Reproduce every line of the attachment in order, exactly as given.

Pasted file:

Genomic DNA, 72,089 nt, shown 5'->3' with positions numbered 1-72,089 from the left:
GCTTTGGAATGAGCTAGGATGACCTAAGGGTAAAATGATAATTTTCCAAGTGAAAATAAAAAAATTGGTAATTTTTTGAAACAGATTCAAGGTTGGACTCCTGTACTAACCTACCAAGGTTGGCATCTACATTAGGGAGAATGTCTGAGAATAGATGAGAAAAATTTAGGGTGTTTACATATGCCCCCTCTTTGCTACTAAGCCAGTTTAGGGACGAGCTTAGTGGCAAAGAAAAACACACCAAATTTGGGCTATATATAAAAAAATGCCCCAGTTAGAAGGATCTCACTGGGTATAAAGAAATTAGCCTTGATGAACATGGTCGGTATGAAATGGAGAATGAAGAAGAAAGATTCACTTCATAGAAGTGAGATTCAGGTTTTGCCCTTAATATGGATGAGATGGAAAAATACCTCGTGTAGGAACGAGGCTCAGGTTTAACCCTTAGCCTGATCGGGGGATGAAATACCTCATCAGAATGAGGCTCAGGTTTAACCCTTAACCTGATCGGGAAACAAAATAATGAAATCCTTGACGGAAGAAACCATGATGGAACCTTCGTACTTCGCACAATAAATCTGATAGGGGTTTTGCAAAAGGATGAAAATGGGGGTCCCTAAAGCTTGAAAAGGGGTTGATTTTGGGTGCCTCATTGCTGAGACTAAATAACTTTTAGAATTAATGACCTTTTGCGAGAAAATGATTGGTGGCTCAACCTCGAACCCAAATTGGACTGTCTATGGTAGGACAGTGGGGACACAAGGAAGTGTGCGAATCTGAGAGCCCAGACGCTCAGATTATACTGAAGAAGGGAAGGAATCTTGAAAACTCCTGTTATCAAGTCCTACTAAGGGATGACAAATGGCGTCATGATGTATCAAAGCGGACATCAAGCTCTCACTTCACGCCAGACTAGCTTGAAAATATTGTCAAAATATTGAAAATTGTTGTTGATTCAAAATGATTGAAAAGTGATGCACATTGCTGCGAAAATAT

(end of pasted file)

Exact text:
Genomic DNA, 72,089 nt, shown 5'->3' with positions numbered 1-72,089 from the left:
GCTTTGGAATGAGCTAGGATGACCTAAGGGTAAAATGATAATTTTCCAAGTGAAAATAAAAAAATTGGTAATTTTTTGAAACAGATTCAAGGTTGGACTCCTGTACTAACCTACCAAGGTTGGCATCTACATTAGGGAGAATGTCTGAGAATAGATGAGAAAAATTTAGGGTGTTTACATATGCCCCCTCTTTGCTACTAAGCCAGTTTAGGGACGAGCTTAGTGGCAAAGAAAAACACACCAAATTTGGGCTATATATAAAAAAATGCCCCAGTTAGAAGGATCTCACTGGGTATAAAGAAATTAGCCTTGATGAACATGGTCGGTATGAAATGGAGAATGAAGAAGAAAGATTCACTTCATAGAAGTGAGATTCAGGTTTTGCCCTTAATATGGATGAGATGGAAAAATACCTCGTGTAGGAACGAGGCTCAGGTTTAACCCTTAGCCTGATCGGGGGATGAAATACCTCATCAGAATGAGGCTCAGGTTTAACCCTTAACCTGATCGGGAAACAAAATAATGAAATCCTTGACGGAAGAAACCATGATGGAACCTTCGTACTTCGCACAATAAATCTGATAGGGGTTTTGCAAAAGGATGAAAATGGGGGTCCCTAAAGCTTGAAAAGGGGTTGATTTTGGGTGCCTCATTGCTGAGACTAAATAACTTTTAGAATTAATGACCTTTTGCGAGAAAATGATTGGTGGCTCAACCTCGAACCCAAATTGGACTGTCTATGGTAGGACAGTGGGGACACAAGGAAGTGTGCGAATCTGAGAGCCCAGACGCTCAGATTATACTGAAGAAGGGAAGGAATCTTGAAAACTCCTGTTATCAAGTCCTACTAAGGGATGACAAATGGCGTCATGATGTATCAAAGCGGACATCAAGCTCTCACTTCACGCCAGACTAGCTTGAAAATATTGTCAAAATATTGAAAATTGTTGTTGATTCAAAATGATTGAAAAGTGATGCACATTGCTGCGAAAATAT